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Protecting Your Children From the Effects of Divorce

Updated on April 7, 2012

Sometimes divorce is inevitable in a relationship, and when children are involved this can make the situation much more emotional and complex. Both parents usually love the children and want what is best for their children, but emotions can at times run high, and the end result is that the children experience irreparable harm. If you are in the midst of a divorce or separation, it should be your top priority to protect your children from the ill effects divorce can cause your children. Children will always be affected by the divorce of parents, but there are things you can do to minimize those effects. It will take great sacrifice and commitment to help your children to get through this situation with the least amount of stress.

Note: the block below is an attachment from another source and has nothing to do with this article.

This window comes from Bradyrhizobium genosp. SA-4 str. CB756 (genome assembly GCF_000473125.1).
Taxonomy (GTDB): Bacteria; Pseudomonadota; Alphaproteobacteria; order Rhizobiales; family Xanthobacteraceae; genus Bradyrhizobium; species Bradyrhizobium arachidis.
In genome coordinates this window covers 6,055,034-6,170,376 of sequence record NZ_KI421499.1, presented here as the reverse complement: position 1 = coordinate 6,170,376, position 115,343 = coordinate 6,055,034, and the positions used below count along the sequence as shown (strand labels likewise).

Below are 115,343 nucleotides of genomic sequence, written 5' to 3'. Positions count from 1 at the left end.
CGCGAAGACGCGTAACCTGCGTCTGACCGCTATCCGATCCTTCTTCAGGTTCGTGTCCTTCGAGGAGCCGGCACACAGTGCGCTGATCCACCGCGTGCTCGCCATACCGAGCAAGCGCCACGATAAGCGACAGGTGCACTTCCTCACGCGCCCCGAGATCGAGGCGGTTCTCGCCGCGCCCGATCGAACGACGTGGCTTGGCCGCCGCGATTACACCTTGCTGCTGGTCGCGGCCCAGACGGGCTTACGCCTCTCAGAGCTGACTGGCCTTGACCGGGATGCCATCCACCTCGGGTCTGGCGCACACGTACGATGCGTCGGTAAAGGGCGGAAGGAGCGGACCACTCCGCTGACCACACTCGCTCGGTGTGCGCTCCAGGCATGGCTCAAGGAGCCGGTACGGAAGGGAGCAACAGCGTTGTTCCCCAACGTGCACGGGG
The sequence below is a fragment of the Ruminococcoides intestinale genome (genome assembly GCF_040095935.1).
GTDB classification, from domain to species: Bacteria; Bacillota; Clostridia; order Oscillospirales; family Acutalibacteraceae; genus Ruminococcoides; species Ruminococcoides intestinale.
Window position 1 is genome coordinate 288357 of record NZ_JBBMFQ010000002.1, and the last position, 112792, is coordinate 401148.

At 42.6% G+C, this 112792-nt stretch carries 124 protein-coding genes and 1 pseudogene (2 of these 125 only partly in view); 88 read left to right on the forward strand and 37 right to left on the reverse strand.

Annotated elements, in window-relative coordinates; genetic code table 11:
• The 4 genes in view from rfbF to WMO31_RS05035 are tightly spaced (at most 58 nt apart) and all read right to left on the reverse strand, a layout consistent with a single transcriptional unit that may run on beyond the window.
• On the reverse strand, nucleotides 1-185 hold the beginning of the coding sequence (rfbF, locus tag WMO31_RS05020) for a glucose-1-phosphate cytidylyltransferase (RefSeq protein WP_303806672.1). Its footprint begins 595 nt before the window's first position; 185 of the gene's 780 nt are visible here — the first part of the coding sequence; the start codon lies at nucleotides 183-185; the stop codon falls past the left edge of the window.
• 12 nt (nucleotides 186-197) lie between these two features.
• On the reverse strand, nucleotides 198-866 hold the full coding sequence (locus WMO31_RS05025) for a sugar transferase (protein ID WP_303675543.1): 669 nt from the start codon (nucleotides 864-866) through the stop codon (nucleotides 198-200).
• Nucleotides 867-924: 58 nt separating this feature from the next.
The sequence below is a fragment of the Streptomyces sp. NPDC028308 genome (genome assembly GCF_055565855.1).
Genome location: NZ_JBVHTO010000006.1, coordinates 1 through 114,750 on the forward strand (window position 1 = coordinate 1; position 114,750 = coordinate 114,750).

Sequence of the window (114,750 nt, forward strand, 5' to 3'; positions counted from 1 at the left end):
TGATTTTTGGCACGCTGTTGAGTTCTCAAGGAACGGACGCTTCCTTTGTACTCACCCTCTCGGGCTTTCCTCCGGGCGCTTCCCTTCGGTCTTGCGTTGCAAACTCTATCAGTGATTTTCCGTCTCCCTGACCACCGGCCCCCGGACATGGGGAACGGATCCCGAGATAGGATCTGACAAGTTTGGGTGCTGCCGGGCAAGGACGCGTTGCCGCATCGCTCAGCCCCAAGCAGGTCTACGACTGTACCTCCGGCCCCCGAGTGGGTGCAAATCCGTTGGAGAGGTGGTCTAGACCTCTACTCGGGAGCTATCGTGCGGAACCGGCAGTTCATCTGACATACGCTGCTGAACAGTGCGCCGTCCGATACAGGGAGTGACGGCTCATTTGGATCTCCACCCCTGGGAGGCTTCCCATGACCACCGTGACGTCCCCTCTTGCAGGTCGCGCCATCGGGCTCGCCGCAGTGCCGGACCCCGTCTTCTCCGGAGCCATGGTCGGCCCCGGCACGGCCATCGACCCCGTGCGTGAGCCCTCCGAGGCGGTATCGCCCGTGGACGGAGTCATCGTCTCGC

I was a child of divorced parents and my parents did not handle the situation very well at all. I was about six years old, the youngest of four children when my parents divorced. I was very close to my father because my mother worked a lot, and I spent more time with my father than I did with my mother at that time. I witnessed my mother experience serious emotional and physical abuse by my father. My father was also very abusive to my siblings, but he treated me differently. I sometimes wonder if he treated me differently because I was the youngest or for some other reason. My siblings were very resentful of me and I never understood this because I was a child, and why would they resent me for the behavior of my father? At times growing up, my mother even showed her resentment for me because I continued a relationship with my father through the years. It was a horrible situation to be in, and I went through a lot of pain and emotional issues that followed me throughout my life because of the divorce of my parents.

From my experience with divorced parents, I thought I should share some of the things parents considering divorce should be aware of to protect their children from the irreparable harm I experienced in my life.